protected void onActivityResult(int requestCode, int resultCode, Intent data) {
        switch (requestCode) {
            case FILE_SELECT_CODE:
                if (resultCode == RESULT_OK) {
                    Uri uri = data.getData();
                    try {
                        InputStream fileInputStream = getContentResolver().openInputStream(data.getData());
                        File tempFile = File.createTempFile(uri.getLastPathSegment(), null, context.getCacheDir());

                        FileChannel originChannel = ((FileInputStream)fileInputStream).getChannel();
                        FileOutputStream destOutput = new FileOutputStream(tempFile);
                        FileChannel destChannel = destOutput.getChannel();
                        originChannel.transferTo(0, fileInputStream.available(), destChannel);

                        BackupFile file  = new BackupFile(new FileInputStream(tempFile), tempFile.getPath());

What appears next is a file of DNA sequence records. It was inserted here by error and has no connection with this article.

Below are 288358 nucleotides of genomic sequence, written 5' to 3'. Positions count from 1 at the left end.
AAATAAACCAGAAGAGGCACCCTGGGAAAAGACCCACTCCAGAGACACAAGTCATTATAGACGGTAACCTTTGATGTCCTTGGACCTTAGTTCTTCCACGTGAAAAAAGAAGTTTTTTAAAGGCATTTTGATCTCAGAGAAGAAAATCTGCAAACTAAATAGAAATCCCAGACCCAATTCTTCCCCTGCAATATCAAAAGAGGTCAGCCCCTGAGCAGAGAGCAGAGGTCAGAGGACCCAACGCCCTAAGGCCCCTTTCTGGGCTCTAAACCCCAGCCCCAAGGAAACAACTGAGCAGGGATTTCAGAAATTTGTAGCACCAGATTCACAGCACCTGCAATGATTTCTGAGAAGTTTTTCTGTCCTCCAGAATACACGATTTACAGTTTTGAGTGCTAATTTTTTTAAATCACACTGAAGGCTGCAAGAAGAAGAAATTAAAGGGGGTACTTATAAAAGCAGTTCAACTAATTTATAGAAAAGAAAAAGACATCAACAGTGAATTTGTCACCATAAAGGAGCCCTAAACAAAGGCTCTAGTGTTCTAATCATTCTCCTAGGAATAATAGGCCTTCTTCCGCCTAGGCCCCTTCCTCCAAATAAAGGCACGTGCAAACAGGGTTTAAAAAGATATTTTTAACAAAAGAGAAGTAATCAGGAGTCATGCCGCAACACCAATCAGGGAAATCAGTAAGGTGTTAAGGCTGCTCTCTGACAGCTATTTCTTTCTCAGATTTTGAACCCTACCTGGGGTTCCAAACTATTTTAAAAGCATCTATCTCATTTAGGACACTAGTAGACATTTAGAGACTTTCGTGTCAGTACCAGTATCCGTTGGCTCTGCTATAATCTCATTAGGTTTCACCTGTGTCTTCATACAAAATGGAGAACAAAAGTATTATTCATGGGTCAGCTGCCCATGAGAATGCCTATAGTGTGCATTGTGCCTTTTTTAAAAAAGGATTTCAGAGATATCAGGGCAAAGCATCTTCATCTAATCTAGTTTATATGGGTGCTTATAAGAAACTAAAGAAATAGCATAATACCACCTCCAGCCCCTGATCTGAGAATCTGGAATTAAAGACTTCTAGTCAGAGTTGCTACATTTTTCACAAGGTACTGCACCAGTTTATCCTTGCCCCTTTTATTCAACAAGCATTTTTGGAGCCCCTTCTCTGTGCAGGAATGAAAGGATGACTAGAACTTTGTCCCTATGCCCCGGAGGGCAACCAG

BackupData backupData = new SQLiteBackupData(context, file, new SQLiteBackupDataValidator(file));
                        DataSecurityEvent dataSecurityEvent = new SQLiteRecovery(backupData);
                        List<DataSecurityEvent> events = new ArrayList<DataSecurityEvent>(0);
                        events.add(dataSecurityEvent);
                        new BackupDataAsyncTask(context, events).execute();
                    } catch (IOException e) {
                        e.printStackTrace();
                        ToastOnMiddle.makeText(context, context.getString(R.string.recover_fail), 
                           Integer.parseInt(context.getString(R.string.app_toast_time))).show();
                    } catch (BackupDataException bde) {
                        ToastOnMiddle.makeText(context, getExceptionMessageValue(bde.getMessage()), 
                           Integer.parseInt(context.getString(R.string.app_toast_time))).show();
                    }
                }
                break;
        }
        super.onActivityResult(requestCode, resultCode, data);
    }

Note that I used FileChannel to fill the temp file with the selected file content.
I don't know exactly yet why this problem occurs when trying to create or open a SQLite database directly from an internal storage folder. If someone can explain in the comments below, I would be very glad! =)
Lesson learned: Do not get a database file from a file chooser intent and try to use it directly to create or open a SQLite database. You better off using a temporary file instead.